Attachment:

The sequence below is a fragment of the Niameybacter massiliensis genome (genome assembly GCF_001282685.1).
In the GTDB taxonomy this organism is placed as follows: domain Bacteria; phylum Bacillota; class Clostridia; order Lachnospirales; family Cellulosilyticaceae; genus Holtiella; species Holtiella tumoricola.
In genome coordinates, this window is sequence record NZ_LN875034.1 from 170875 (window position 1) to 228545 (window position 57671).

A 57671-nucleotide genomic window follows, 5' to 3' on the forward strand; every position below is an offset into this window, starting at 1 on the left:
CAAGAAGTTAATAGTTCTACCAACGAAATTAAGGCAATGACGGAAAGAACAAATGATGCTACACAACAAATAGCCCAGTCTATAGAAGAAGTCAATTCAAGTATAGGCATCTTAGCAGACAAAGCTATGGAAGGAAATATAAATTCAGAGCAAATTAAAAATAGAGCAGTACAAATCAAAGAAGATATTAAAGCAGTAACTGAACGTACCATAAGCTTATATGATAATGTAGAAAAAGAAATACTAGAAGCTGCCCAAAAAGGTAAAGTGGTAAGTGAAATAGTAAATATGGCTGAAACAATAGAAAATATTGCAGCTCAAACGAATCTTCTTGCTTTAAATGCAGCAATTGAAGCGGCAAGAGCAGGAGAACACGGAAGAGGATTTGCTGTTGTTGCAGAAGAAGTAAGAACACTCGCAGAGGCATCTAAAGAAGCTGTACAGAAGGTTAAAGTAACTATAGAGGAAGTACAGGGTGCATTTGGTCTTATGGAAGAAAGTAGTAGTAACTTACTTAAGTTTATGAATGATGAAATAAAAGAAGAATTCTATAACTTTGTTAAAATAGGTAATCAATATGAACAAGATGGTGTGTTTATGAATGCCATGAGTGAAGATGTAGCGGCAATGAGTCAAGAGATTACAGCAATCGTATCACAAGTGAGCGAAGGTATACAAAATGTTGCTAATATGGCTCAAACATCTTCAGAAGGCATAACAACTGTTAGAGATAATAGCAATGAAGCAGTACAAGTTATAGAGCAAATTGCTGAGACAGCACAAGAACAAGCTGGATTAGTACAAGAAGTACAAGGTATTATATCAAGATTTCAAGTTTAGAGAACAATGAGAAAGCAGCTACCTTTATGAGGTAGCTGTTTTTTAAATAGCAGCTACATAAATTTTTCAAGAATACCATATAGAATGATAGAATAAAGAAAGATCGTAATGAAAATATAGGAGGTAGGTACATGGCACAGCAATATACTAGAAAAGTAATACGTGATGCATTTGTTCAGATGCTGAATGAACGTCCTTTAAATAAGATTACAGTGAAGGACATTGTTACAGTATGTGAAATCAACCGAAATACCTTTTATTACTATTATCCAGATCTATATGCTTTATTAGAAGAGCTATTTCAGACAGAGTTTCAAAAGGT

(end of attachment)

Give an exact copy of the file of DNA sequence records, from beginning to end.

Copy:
The sequence below is a fragment of the Niameybacter massiliensis genome (genome assembly GCF_001282685.1).
In the GTDB taxonomy this organism is placed as follows: domain Bacteria; phylum Bacillota; class Clostridia; order Lachnospirales; family Cellulosilyticaceae; genus Holtiella; species Holtiella tumoricola.
In genome coordinates, this window is sequence record NZ_LN875034.1 from 170875 (window position 1) to 228545 (window position 57671).

A 57671-nucleotide genomic window follows, 5' to 3' on the forward strand; every position below is an offset into this window, starting at 1 on the left:
CAAGAAGTTAATAGTTCTACCAACGAAATTAAGGCAATGACGGAAAGAACAAATGATGCTACACAACAAATAGCCCAGTCTATAGAAGAAGTCAATTCAAGTATAGGCATCTTAGCAGACAAAGCTATGGAAGGAAATATAAATTCAGAGCAAATTAAAAATAGAGCAGTACAAATCAAAGAAGATATTAAAGCAGTAACTGAACGTACCATAAGCTTATATGATAATGTAGAAAAAGAAATACTAGAAGCTGCCCAAAAAGGTAAAGTGGTAAGTGAAATAGTAAATATGGCTGAAACAATAGAAAATATTGCAGCTCAAACGAATCTTCTTGCTTTAAATGCAGCAATTGAAGCGGCAAGAGCAGGAGAACACGGAAGAGGATTTGCTGTTGTTGCAGAAGAAGTAAGAACACTCGCAGAGGCATCTAAAGAAGCTGTACAGAAGGTTAAAGTAACTATAGAGGAAGTACAGGGTGCATTTGGTCTTATGGAAGAAAGTAGTAGTAACTTACTTAAGTTTATGAATGATGAAATAAAAGAAGAATTCTATAACTTTGTTAAAATAGGTAATCAATATGAACAAGATGGTGTGTTTATGAATGCCATGAGTGAAGATGTAGCGGCAATGAGTCAAGAGATTACAGCAATCGTATCACAAGTGAGCGAAGGTATACAAAATGTTGCTAATATGGCTCAAACATCTTCAGAAGGCATAACAACTGTTAGAGATAATAGCAATGAAGCAGTACAAGTTATAGAGCAAATTGCTGAGACAGCACAAGAACAAGCTGGATTAGTACAAGAAGTACAAGGTATTATATCAAGATTTCAAGTTTAGAGAACAATGAGAAAGCAGCTACCTTTATGAGGTAGCTGTTTTTTAAATAGCAGCTACATAAATTTTTCAAGAATACCATATAGAATGATAGAATAAAGAAAGATCGTAATGAAAATATAGGAGGTAGGTACATGGCACAGCAATATACTAGAAAAGTAATACGTGATGCATTTGTTCAGATGCTGAATGAACGTCCTTTAAATAAGATTACAGTGAAGGACATTGTTACAGTATGTGAAATCAACCGAAATACCTTTTATTACTATTATCCAGATCTATATGCTTTATTAGAAGAGCTATTTCAGACAGAGTTTCAAAAGGT